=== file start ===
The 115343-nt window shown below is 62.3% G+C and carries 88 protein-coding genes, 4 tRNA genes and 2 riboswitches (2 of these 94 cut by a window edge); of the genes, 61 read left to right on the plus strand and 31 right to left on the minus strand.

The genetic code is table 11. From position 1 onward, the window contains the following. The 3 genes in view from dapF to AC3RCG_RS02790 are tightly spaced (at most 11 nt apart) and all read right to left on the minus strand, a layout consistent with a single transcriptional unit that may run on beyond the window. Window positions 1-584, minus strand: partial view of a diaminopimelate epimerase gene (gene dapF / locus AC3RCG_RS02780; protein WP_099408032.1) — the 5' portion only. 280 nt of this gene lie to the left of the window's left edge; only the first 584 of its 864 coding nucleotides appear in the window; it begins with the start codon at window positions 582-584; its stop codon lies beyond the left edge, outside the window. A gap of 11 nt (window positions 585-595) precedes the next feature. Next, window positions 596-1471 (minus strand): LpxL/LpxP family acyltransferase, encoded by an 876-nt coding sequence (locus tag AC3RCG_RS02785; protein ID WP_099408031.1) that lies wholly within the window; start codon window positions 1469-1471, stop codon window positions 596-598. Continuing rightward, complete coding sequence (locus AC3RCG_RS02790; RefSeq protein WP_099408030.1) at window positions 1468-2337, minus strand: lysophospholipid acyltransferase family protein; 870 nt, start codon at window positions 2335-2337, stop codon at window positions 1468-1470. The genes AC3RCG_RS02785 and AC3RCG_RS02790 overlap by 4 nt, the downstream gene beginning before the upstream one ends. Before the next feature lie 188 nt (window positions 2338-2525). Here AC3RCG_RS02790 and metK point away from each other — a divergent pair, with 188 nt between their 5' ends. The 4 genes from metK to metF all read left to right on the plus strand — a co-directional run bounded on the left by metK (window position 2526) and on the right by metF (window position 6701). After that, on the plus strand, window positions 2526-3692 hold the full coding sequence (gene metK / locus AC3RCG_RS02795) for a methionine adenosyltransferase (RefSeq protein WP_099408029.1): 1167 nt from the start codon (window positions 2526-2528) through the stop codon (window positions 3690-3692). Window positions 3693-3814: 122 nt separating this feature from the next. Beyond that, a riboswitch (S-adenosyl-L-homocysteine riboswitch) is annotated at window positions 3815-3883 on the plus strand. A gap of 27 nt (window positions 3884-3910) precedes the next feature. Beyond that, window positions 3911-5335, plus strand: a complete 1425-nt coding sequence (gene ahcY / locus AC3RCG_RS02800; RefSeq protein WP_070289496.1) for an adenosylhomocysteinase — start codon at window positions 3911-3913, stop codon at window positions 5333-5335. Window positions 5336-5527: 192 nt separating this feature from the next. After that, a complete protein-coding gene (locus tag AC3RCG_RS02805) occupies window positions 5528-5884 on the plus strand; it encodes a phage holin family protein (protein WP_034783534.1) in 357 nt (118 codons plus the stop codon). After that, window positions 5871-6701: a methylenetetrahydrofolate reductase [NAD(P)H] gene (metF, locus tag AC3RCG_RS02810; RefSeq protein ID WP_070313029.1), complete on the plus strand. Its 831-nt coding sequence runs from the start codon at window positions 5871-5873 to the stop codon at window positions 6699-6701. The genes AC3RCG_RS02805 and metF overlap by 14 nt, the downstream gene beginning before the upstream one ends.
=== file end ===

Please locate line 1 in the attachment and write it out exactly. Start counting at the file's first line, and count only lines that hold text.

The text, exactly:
The 115343-nt window shown below is 62.3% G+C and carries 88 protein-coding genes, 4 tRNA genes and 2 riboswitches (2 of these 94 cut by a window edge); of the genes, 61 read left to right on the plus strand and 31 right to left on the minus strand.